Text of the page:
I have a favourite artefact at the British Museum. One I never fail to go and admire, whenever I happen to be visiting this treasure trove of international archeology.
It was a couple of years ago. I was lucky enough to have the day off teaching, and was lazing in bed later than usual, listening to BBC Radio 4. They had been broadcasting a wonderful series, in fifteen-minute episodes, called The History of the World in 100 Objects, but I had heard very few because of my workload. That morning, I turned up the radio, and heard the Director of the British Museum, Neil MacGregor, talking about a fourteenth Century astrolabe. I had no idea what an astrolabe was. From the Greek, meaning “Star Finder”. I was so mesmerised by his description that, within minutes of the programme ending, I had dressed, breakfasted, and dashed out of the flat. I had made plans for my morning off but, at that moment, none seemed as urgent – or as fun – as going to see this extraordinary object for myself. And so I took the Tube to Bloomsbury, and walked up the steps of the imposing Grecian building.
I was not disappointed. Even now, the more I see this astrolabe, the more it fascinates me. Peering through the glass display cabinet, my glasses on my nose, I long to hold it in the palm of my hand. I yearn to feel the coolness of the gilt brass, and run my fingertips on the delicately engraved inscriptions and symbols. Letters in Hebrew, Arabic and Mediaeval Spanish. Symbols that remind me of Moorish arches and Gothic vaults. Such a small object, yet charged with the knowledge of the man who crafted it with such precision, and the knowledge of the man who owned it. Without doubt a highly intelligent, educated man. Perhaps a scholar. Or a wealthy man with a love for knowledge.
A small, beautiful instrument, crafted over seven centuries ago, during the Spanish golden age of the convivencia, when three religions brought their knowledge together for the love of Science and the Arts. An instrument that can tell you the time, your geographical position with the help of the sun and the stars, draw your horoscope, and perform mathematical calculations. A reproduction of the firmament, in the palm of your hand. Unlike the BlackBerry from which I finally un-slaved myself, a couple of months ago, the astrolabe needs not be at the whim of signal, or charged up. Moreover, let us admit it – is it not aesthetically superior to any of the latest smartphone designs?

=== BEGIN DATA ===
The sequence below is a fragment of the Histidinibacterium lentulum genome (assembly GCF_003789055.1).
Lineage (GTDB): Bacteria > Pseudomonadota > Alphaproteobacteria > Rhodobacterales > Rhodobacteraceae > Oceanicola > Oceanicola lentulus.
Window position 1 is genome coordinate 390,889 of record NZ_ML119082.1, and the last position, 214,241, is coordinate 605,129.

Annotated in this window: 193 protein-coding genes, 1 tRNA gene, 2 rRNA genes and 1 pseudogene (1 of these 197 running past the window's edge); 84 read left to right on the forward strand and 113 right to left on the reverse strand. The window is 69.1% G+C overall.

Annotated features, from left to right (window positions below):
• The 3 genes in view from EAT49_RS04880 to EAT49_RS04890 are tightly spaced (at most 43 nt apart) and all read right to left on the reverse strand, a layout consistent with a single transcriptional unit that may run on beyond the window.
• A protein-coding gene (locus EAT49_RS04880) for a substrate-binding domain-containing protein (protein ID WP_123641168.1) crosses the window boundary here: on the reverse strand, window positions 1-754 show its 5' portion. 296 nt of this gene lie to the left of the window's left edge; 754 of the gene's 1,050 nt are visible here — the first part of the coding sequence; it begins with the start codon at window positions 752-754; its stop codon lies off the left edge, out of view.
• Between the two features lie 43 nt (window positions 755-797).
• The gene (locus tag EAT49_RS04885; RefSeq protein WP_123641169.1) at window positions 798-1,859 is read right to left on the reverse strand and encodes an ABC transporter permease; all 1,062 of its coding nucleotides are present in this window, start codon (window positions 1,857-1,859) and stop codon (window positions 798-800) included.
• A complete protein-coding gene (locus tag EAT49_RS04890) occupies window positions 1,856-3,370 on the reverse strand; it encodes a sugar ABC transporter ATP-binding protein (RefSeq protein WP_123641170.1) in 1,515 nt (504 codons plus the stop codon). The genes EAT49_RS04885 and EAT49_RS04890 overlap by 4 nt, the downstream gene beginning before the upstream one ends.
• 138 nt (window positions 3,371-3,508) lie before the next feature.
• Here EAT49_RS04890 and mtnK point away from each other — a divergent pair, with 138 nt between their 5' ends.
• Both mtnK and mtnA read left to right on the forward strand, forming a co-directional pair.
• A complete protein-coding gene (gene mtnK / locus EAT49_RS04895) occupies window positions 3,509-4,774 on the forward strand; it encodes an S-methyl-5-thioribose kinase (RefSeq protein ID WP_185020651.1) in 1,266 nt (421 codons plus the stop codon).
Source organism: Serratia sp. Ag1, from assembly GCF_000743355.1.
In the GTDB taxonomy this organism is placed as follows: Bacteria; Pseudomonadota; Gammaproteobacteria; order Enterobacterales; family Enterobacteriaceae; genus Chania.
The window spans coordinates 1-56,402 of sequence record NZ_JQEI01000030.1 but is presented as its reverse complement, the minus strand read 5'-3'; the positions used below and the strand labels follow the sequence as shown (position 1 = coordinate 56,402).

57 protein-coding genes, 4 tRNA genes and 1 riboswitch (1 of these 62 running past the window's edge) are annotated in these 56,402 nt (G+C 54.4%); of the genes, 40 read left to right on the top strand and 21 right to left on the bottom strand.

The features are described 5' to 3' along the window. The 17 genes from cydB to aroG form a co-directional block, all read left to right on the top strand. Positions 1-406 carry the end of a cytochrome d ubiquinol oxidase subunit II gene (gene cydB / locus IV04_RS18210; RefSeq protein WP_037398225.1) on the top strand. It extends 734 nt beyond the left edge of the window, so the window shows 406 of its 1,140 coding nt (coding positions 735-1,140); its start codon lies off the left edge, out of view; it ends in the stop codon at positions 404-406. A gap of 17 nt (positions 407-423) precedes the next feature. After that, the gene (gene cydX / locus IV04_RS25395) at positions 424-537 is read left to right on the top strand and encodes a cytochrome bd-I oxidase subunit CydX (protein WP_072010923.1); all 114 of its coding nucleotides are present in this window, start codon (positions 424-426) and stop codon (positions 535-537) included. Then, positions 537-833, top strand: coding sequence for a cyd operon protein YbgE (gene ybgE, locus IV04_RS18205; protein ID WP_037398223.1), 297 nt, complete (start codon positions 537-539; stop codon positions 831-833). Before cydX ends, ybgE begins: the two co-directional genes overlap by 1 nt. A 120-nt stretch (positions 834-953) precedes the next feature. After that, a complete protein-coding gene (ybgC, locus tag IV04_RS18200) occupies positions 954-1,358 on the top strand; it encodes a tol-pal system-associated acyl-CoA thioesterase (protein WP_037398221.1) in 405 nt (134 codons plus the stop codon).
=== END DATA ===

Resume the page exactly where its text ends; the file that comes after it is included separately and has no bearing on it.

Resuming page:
I read on the BBC website that the astrolabe was a globe, a map, a sextant, a chronometer and a compass, all in one. So what led us to compromise our standards, and settle for objects that are inferior to this perfect and conveniently-sized one? I cannot help but consider it as yet another nugget of human brilliance which, like so any others, has been buried in the dust of modern ignorance. We know so much more now – and so much less.
How I wish I could have an astrolabe, and someone to teach me how to use it.
I cannot recommend the episode on the Hebrew Astrolabe highly enough. It is only fifteen minutes long, and can be heard on the BBC website here. You can even download a free podcast.
I wish to thank the Web Team at the British Museum for kindly allowing me to use the image of the astrolabe.
Should you be planning to visit the British Museum, here is a link to the page about the Hebrew astrolabe.